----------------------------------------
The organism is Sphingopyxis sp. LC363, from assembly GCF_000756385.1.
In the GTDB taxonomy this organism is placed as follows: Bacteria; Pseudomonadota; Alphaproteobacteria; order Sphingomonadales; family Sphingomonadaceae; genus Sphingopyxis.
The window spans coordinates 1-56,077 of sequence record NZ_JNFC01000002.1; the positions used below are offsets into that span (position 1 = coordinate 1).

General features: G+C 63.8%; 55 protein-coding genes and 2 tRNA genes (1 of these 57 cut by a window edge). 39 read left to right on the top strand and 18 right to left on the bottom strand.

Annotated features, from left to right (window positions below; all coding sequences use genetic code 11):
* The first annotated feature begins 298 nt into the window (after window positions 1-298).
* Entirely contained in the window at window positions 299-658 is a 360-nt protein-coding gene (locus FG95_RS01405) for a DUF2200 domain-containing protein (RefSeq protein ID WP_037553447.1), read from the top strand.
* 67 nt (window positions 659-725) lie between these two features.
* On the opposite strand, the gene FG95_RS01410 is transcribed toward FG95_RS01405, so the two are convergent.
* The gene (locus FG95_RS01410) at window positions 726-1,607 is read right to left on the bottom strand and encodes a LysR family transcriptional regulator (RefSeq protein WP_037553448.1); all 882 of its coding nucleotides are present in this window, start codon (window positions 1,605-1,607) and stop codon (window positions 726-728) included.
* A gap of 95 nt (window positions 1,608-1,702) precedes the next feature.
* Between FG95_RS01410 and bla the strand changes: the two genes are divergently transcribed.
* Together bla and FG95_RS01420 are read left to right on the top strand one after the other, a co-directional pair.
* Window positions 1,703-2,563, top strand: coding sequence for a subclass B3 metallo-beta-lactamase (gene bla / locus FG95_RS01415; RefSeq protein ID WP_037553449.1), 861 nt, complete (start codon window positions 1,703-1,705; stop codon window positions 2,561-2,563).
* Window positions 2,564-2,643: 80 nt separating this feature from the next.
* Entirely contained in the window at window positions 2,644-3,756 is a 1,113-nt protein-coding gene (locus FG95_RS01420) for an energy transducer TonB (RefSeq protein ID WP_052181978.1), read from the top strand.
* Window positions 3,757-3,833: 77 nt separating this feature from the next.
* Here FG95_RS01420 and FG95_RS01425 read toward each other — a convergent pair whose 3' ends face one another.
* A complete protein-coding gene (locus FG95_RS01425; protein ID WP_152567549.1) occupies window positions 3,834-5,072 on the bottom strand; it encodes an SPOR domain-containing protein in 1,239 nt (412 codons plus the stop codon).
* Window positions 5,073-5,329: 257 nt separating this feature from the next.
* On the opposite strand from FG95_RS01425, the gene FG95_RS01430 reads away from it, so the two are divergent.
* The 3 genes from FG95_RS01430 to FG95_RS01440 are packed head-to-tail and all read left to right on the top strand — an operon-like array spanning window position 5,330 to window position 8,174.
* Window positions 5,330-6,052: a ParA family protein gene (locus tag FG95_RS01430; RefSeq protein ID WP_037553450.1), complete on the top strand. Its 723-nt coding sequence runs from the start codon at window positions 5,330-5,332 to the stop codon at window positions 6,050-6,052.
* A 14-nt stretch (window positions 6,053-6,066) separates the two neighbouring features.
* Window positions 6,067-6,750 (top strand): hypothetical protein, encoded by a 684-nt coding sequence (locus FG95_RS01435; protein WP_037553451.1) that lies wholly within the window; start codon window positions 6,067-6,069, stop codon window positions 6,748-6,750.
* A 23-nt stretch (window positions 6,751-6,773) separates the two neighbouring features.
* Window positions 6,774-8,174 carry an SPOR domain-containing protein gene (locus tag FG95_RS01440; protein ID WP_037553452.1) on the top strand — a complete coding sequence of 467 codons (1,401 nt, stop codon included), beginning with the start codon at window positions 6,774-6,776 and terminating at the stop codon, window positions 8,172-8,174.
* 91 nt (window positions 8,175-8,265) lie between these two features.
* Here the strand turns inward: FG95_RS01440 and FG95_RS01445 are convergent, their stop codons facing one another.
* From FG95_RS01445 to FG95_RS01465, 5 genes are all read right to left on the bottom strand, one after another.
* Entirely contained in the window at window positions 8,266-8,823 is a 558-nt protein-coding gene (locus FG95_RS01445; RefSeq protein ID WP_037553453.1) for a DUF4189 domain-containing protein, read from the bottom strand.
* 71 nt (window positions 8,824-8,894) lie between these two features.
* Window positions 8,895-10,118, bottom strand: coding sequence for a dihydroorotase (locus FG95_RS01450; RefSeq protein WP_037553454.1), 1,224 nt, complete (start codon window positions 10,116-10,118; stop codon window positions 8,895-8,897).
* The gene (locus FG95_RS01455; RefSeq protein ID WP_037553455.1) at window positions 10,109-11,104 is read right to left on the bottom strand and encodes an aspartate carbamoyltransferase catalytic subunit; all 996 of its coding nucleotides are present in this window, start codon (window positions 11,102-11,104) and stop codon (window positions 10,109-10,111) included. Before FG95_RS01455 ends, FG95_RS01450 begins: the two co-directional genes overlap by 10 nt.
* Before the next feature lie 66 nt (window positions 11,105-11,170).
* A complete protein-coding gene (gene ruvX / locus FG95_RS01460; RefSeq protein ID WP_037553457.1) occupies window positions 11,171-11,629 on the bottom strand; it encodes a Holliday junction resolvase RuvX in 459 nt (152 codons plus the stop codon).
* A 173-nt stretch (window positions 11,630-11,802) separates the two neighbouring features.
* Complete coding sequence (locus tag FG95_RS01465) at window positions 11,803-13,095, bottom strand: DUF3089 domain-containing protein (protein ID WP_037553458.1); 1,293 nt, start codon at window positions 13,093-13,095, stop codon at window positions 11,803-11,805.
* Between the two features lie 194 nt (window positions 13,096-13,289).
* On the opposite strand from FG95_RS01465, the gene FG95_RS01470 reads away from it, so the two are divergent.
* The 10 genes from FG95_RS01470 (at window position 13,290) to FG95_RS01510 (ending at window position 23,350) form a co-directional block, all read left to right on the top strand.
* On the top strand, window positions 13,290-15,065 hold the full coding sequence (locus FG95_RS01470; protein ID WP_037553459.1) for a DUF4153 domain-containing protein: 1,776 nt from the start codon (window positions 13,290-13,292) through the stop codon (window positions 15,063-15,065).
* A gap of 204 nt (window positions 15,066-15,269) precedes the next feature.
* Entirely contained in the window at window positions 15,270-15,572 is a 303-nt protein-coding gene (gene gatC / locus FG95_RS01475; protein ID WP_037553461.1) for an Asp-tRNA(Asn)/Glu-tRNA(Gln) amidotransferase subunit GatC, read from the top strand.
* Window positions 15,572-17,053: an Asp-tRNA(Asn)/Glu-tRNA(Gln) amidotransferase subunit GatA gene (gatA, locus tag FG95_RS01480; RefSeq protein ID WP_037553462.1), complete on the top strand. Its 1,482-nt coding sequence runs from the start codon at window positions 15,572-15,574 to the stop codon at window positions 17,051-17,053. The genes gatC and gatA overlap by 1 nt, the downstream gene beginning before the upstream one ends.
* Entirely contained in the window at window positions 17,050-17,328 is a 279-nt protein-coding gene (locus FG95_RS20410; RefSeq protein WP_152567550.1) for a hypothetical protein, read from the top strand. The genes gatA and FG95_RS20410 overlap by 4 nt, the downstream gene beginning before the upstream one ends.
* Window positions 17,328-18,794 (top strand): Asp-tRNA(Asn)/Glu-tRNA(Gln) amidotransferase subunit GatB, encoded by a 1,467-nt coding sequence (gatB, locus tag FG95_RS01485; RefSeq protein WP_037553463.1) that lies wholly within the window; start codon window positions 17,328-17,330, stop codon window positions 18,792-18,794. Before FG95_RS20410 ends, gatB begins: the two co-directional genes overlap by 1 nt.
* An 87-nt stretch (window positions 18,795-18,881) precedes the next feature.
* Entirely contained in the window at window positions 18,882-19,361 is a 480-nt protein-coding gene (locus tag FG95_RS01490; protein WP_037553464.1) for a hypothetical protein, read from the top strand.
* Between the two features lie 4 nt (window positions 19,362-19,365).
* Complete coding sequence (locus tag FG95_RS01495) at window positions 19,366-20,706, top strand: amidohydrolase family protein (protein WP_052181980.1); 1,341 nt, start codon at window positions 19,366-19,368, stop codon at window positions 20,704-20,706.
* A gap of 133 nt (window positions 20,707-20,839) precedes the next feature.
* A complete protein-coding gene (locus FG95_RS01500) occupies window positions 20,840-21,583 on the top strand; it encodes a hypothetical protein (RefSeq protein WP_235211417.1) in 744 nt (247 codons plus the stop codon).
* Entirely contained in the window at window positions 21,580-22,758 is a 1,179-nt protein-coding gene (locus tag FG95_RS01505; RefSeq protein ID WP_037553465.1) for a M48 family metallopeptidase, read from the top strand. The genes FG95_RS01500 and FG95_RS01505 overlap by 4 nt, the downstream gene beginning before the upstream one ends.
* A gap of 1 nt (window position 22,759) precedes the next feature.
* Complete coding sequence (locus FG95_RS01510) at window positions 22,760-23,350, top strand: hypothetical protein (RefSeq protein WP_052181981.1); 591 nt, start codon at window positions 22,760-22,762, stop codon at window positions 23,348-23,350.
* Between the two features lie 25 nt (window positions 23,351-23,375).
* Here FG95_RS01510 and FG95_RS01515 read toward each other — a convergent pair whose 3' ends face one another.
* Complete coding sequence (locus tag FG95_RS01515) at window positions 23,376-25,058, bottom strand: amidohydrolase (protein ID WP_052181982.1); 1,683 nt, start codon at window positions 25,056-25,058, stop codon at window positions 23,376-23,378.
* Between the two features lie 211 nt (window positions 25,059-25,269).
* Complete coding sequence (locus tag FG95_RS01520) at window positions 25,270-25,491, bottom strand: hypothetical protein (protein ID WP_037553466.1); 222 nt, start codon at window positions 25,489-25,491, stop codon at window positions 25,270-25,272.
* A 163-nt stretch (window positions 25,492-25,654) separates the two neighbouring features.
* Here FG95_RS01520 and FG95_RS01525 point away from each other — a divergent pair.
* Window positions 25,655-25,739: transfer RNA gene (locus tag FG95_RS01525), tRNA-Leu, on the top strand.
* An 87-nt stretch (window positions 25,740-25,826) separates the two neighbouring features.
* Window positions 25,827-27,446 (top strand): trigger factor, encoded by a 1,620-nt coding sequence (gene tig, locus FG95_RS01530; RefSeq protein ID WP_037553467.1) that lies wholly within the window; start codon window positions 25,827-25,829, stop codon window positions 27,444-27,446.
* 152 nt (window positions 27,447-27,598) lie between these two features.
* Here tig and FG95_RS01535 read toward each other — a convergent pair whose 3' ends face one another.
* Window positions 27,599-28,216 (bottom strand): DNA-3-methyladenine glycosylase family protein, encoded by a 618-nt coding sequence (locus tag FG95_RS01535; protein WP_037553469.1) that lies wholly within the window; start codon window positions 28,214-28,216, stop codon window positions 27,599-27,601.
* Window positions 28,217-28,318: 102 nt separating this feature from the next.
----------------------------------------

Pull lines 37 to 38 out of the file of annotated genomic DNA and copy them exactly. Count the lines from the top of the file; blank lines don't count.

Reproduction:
* A 173-nt stretch (window positions 11,630-11,802) separates the two neighbouring features.
* Complete coding sequence (locus tag FG95_RS01465) at window positions 11,803-13,095, bottom strand: DUF3089 domain-containing protein (protein ID WP_037553458.1); 1,293 nt, start codon at window positions 13,093-13,095, stop codon at window positions 11,803-11,805.